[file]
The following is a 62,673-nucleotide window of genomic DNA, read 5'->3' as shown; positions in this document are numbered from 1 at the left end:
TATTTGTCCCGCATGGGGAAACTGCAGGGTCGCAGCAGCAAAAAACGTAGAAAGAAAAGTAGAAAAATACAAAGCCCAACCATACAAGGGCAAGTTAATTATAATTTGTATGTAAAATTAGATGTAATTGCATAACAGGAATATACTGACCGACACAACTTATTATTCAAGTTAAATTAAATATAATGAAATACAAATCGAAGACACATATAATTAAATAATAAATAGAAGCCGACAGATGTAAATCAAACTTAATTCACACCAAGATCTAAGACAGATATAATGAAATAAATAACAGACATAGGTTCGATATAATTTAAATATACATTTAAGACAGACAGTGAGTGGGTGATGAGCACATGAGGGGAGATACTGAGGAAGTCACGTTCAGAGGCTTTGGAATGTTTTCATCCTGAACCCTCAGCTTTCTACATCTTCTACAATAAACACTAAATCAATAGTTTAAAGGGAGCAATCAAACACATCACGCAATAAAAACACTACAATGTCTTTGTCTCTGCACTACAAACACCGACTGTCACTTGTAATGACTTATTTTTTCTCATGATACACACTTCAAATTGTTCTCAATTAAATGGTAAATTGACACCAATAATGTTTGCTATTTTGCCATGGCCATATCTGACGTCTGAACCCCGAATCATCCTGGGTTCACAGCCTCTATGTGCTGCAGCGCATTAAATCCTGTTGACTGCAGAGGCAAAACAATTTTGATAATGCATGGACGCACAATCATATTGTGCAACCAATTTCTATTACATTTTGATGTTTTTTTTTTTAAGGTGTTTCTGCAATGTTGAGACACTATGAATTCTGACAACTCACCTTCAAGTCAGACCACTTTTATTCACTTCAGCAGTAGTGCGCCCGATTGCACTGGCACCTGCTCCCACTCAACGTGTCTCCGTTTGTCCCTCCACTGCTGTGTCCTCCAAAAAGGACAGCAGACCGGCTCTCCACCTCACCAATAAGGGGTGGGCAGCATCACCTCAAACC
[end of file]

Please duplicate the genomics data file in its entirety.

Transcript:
The following is a 62,673-nucleotide window of genomic DNA, read 5'->3' as shown; positions in this document are numbered from 1 at the left end:
TATTTGTCCCGCATGGGGAAACTGCAGGGTCGCAGCAGCAAAAAACGTAGAAAGAAAAGTAGAAAAATACAAAGCCCAACCATACAAGGGCAAGTTAATTATAATTTGTATGTAAAATTAGATGTAATTGCATAACAGGAATATACTGACCGACACAACTTATTATTCAAGTTAAATTAAATATAATGAAATACAAATCGAAGACACATATAATTAAATAATAAATAGAAGCCGACAGATGTAAATCAAACTTAATTCACACCAAGATCTAAGACAGATATAATGAAATAAATAACAGACATAGGTTCGATATAATTTAAATATACATTTAAGACAGACAGTGAGTGGGTGATGAGCACATGAGGGGAGATACTGAGGAAGTCACGTTCAGAGGCTTTGGAATGTTTTCATCCTGAACCCTCAGCTTTCTACATCTTCTACAATAAACACTAAATCAATAGTTTAAAGGGAGCAATCAAACACATCACGCAATAAAAACACTACAATGTCTTTGTCTCTGCACTACAAACACCGACTGTCACTTGTAATGACTTATTTTTTCTCATGATACACACTTCAAATTGTTCTCAATTAAATGGTAAATTGACACCAATAATGTTTGCTATTTTGCCATGGCCATATCTGACGTCTGAACCCCGAATCATCCTGGGTTCACAGCCTCTATGTGCTGCAGCGCATTAAATCCTGTTGACTGCAGAGGCAAAACAATTTTGATAATGCATGGACGCACAATCATATTGTGCAACCAATTTCTATTACATTTTGATGTTTTTTTTTTTAAGGTGTTTCTGCAATGTTGAGACACTATGAATTCTGACAACTCACCTTCAAGTCAGACCACTTTTATTCACTTCAGCAGTAGTGCGCCCGATTGCACTGGCACCTGCTCCCACTCAACGTGTCTCCGTTTGTCCCTCCACTGCTGTGTCCTCCAAAAAGGACAGCAGACCGGCTCTCCACCTCACCAATAAGGGGTGGGCAGCATCACCTCAAACC